Thursday, September 17, 1998
MFK Fisher called it a "more intelligent" way to cook rice. The diva of Italian cooking, Marcella Hazan practically does a thesis on it in her book, Marcella''s Italian Kitchen. And Cibo chef and owner Rosa Catalano is so enamored of it that she makes a different variety every day for her menu. The first time I tried it, I was further convinced that there was a supreme cosmic mix-up at fault for hatching me in Dixie, instead of somewhere around Milan.
Risotto is the quintessential comfort dish that is technically rice, but with all the rich and satisfying qualities of a creamy pasta dish, without the cream. And you can throw out all the rules for cooking it like its regular, po'' white-trash cousin. Arborio is the short-grained, starchy superfino variety, the Lamborghini of its class, prized for its portly capacity for swelling to about three times its dry weight, making it all the better to suck up all the flavors of the other components that go with it, into the pot.
Hazan maintains that the fundamental technique for making risotto is "unalterable." But "unalterable" seems to me to be too fundamentalist an approach to something as soulful as getting in the kitchen with the idea of creating something wonderful to eat; the inexactness of such artistic pursuits allows for occasional forgiveness, in my book. But the truth of the matter is, there are a lot of ways to screw up your risotto; until you get the hang of how it should look and feel throughout each cooking stage, it''s possible, quite frankly, to end up with a gummy, chalky mass of wallpaper paste that will make you regret the day you were born.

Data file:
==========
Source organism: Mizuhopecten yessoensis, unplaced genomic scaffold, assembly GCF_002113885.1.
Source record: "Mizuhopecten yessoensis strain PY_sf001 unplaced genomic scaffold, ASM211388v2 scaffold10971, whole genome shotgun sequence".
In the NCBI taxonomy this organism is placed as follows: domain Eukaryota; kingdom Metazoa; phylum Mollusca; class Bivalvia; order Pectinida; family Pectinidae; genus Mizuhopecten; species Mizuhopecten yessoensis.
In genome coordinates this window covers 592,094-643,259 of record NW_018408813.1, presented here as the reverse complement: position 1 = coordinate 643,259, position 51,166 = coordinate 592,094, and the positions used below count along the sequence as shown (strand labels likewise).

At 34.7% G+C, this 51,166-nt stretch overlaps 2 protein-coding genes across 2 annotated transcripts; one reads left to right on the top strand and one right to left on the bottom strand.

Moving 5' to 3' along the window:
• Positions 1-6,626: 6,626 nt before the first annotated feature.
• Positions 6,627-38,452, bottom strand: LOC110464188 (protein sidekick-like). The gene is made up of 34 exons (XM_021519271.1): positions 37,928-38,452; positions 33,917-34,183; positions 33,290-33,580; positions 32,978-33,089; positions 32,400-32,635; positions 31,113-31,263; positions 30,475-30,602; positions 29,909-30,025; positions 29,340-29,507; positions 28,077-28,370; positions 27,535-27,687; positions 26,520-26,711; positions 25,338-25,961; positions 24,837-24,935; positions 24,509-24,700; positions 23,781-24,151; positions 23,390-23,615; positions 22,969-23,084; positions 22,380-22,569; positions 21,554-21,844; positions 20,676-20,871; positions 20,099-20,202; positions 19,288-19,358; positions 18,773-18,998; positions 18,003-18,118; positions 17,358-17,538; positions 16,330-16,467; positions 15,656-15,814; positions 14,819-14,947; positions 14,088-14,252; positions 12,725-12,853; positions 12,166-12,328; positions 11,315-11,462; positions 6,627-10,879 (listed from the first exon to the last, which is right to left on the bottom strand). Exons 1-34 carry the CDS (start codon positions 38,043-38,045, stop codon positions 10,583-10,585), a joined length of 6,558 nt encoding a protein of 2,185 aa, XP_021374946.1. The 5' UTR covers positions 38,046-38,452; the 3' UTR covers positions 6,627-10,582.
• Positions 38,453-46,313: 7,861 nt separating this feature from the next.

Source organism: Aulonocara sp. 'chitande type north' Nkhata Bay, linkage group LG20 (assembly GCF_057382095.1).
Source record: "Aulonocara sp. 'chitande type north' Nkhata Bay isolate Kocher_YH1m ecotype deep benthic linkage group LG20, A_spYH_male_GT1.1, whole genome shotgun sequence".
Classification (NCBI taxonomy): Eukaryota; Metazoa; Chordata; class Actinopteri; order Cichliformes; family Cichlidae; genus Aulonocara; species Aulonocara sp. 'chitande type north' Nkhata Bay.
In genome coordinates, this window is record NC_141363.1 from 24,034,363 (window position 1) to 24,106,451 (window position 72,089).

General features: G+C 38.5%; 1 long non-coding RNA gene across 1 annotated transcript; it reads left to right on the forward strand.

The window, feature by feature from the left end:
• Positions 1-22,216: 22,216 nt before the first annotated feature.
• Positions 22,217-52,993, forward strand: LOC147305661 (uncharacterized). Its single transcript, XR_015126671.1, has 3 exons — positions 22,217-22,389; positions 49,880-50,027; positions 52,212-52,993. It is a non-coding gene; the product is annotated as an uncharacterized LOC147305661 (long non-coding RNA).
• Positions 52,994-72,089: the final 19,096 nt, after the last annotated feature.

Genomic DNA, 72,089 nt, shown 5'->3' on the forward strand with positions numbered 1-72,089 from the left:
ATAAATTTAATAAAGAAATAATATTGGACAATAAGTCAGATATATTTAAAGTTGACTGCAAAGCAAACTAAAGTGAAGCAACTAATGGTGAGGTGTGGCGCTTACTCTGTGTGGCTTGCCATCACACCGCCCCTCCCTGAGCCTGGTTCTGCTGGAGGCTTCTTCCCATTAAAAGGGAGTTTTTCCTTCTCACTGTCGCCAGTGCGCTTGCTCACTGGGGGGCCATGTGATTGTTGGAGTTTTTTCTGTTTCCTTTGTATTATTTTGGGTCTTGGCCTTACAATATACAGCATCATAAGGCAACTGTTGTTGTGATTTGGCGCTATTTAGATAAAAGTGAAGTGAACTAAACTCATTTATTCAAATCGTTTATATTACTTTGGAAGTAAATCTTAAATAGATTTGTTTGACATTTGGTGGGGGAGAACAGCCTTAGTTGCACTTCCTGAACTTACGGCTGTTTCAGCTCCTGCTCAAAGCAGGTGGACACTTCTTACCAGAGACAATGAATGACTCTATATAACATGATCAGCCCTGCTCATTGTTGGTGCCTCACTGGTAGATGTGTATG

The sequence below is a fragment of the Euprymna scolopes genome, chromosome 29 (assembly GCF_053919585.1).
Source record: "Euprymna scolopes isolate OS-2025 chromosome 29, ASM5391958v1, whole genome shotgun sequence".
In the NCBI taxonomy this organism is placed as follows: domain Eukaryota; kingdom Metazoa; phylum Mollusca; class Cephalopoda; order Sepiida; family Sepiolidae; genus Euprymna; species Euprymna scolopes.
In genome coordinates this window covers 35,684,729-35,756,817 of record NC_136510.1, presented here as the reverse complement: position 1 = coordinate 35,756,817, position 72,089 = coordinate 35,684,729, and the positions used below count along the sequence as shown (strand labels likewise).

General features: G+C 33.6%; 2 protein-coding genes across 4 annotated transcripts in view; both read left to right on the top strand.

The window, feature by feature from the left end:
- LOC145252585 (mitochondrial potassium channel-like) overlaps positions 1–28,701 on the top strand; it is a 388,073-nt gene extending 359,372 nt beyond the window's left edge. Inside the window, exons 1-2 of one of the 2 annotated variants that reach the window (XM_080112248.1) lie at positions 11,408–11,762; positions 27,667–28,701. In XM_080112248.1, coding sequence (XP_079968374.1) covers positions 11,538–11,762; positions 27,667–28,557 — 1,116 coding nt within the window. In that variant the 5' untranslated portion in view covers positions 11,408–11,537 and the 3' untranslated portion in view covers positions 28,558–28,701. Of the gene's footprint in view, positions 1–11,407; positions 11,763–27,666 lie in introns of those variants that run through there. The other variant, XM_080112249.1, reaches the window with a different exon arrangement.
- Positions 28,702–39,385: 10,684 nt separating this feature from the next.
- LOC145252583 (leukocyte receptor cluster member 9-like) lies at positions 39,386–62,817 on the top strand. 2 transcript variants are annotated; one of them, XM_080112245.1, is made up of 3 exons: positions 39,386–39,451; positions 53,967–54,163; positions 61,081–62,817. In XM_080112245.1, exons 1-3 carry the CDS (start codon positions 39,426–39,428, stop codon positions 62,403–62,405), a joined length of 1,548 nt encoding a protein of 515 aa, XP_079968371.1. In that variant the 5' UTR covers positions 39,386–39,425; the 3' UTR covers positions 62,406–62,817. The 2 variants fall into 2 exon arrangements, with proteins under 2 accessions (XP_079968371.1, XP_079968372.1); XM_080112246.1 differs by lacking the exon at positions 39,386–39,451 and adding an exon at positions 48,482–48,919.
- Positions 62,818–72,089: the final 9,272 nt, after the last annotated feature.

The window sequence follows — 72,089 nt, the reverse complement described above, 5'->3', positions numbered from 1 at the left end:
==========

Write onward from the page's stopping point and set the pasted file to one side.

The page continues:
But further, when you consider that a few simple ingredients can yield such phenomenal results--and are subject to endless variations--it becomes a skill worth mastering. The first trick is to ''"toast" the rice--Catalano uses a mixture of whole butter and extra virgin olive oil, good for both flavor and less likely to scorch than whole butter. Some chefs insist on sauting the rice for a full five minutes, others claim that a couple of minutes are adequate. Onions, shallots, garlic, or a mixture of all are finely chopped and tossed together with the rice until translucent.
Trick number two is courtesy of MFK Fisher, who recommends having more stock standing by than you think you''ll need; three parts hot stock to one part rice is a good rule of thumb. But first douse the mixture with a glass of white wine. And you might as well pour yourself one and turn on some Pavarotti, because the next trick is to avoid getting impatient. All that''s left to do is stir, add stock, and stir some more. And if you like it like they do in Milan (and some parts of Alabama) you''ll put a big pinch of saffron in the stock, and have some Parmigiano-Reggiano grated and ready for a finishing flourish.
For a couple of cups of arborio, Hazan figures about 20 minutes cooking (and stirring) time. She''s probably also capable of lifting you over her head and shaking you silly if you even thought about only cooking it halfway, cooling it down, and finishing it to order when your guests arrive. But certain culinary iconoclasts, without saying where they''re from, swear by it. cw